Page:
Friday 21 October 2016

Lucinda Creighton: People are right to be angry – but scrapping Seanad is no cheap fix

Published 02/10/2013 | 05:00

Lucinda Creighton
Lucinda Creighton

It is not surprising that Sinn Fein would abolish Seanad Eireann. This so-called Republican Party did not recognise our State or its institutions until recently, refused to take up seats in Dail Eireann and turned a blind eye as the IRA murdered gardai, army personnel and citizens of our Republic. Respect for our State, its founding fathers and democratic principles does not come easily to Sinn Fein.

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It is very different in the case of my own party, Fine Gael. Our forefathers founded, developed and defended this State and guarded its democratic institutions. That is why WT Cosgrave, Dick Mulcahy, James Dillon and many others fought so strongly to resist De Valera's 1934 move to abolish the then Seanad. In his speech on April 18, 1934, Cosgrave urged De Valera to "improve it. Do not destroy it". That plea is just as relevant today.

Voting to abolish the Seanad will have one certain effect. It will lead to the concentration of power in even fewer hands than is already the case.

Most countries have recognised the benefit of involving more people in policy making and the formation of legislation. Sadly, in Ireland, the opposite is the case. Power has been centralised in a few all-powerful civil servants and ministers, with the role of local and national politics being completely neutered.

Elected members of local authorities have virtually no power and are dictated to by the council officials. In reality, most power rests at national level, though unfortunately not in the Oireachtas, but solely in the government. We have seen the dire consequences of such centralism. The previous government was free to impose policies which fuelled the property bubble and when it came to the introduction of the bank guarantee in September 2008, only a handful of cabinet members knew the truth of the scale of the problem.

Today an Economic Management Council vests decision-making power in the hands of just four ministers and their well-paid advisers. While a case can be made for an economic planning committee within Cabinet, this body has morphed into something undesirable, effectively rendering Cabinet little more than a rubber stamp on crucial economic decisions.

Ministers Coveney and Burton have spoken publicly of their grave concerns about this new mechanism. Many other cabinet members do so in private. We in the Reform Alliance have decided to publicly advocate a No vote as we believe the elimination of one House of the Oireachtas is a dangerous move.

The Seanad offers an important safeguard in case of major flaws in government proposals.

Thousands of amendments have been proposed and agreed in the Seanad over the years, including over 500 in the past 12 months. The majority of these amendments were not even considered by the Dail. Article 29 (8) of the Irish Constitution requires prior approval of both Dail and Seanad before the government may agree changes at EU level relating to matters such as taxation and mutual defence. This was a crucial assurance given to the Irish people in the Lisbon Treaty. Abolishing the Seanad would abolish the power of the Seanad to protect our treasured 12.5pc corporate tax rate.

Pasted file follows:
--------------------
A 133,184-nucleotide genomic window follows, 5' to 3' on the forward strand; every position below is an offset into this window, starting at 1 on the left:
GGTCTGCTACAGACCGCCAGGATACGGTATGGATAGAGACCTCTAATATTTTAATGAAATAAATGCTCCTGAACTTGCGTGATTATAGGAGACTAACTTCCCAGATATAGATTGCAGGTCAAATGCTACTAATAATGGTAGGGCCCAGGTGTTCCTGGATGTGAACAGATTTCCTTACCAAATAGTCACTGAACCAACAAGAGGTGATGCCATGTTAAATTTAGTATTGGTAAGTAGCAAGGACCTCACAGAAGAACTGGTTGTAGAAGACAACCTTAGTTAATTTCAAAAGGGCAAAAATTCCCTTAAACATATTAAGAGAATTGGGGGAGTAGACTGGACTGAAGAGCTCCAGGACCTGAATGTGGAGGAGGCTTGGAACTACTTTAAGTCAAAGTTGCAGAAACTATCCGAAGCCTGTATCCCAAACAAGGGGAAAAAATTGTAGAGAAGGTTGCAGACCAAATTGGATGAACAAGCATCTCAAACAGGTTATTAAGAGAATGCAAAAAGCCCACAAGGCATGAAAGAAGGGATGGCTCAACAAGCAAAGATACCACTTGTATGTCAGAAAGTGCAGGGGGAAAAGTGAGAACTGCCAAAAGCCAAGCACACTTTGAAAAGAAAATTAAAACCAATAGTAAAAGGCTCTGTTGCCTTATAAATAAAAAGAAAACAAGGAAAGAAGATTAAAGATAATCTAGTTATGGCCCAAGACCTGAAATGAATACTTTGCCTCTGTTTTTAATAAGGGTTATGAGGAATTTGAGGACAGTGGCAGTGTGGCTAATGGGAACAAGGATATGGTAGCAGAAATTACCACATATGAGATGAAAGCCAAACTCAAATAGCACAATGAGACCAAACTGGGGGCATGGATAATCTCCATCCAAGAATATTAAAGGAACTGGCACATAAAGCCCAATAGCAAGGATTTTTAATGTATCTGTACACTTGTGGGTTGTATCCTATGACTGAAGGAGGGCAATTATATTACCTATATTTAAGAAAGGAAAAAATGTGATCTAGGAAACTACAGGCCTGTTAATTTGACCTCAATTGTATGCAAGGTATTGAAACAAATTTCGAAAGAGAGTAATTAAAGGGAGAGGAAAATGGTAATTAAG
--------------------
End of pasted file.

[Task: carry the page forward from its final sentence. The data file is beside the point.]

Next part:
THE Seanad has traditionally initiated and led the parliamentary debate on sensitive social issues such as family planning, decriminalisation of homosexuality, AIDS and women's rights. It has had a special role in this regard, because members are not part of the Dail electoral system which militates against TDs initiating difficult or potentially controversial debates.

The simplistic soundbite "Abolish the Seanad and save €20m" is misleading, deeply cynical and dangerous. If we only measure the value of democracy in monetary terms, we could also discuss abolishing half the Dail to save even more money, or getting rid of thousands of gardai, much of the Army or indeed the court system!

Equally, the "Get rid of politicians" slogan panders to our lowest instincts. We, as public representatives, from all parties and none, have failed the Irish public. After the shambles of the Celtic Tiger, Irish people are right to be angry and feel disillusioned with politics. We as politicians should strive, through actions, rather than rhetoric, to restore confidence and respect for politics. We should be motivated to rebuild trust in public service.

Instead this campaign has been characterised by a populist attempt to play on people's anger. Those who fought and died to create the democratic institutions of this State would surely shudder at such a cheap campaign, which is happy to vilify and undermine public service and fails to offer any perspective on how to fix our broken system.

It is lazy, demeaning of our fragile democracy and insulting to the intelligence of Irish people. If the solution to our failed politics is to obliterate an important democratic institution, then we may as well argue for the abolition of Dail Eireann and Uachtaran na hEireann. Assuming that is not a serious option, then we should get on with rebuilding our failed institutions and our battered country. The first step is to defend our Seanad on Friday.

Lucinda Creighton is a former Minister for European Affairs and member of Fine Gael.

Irish Independent

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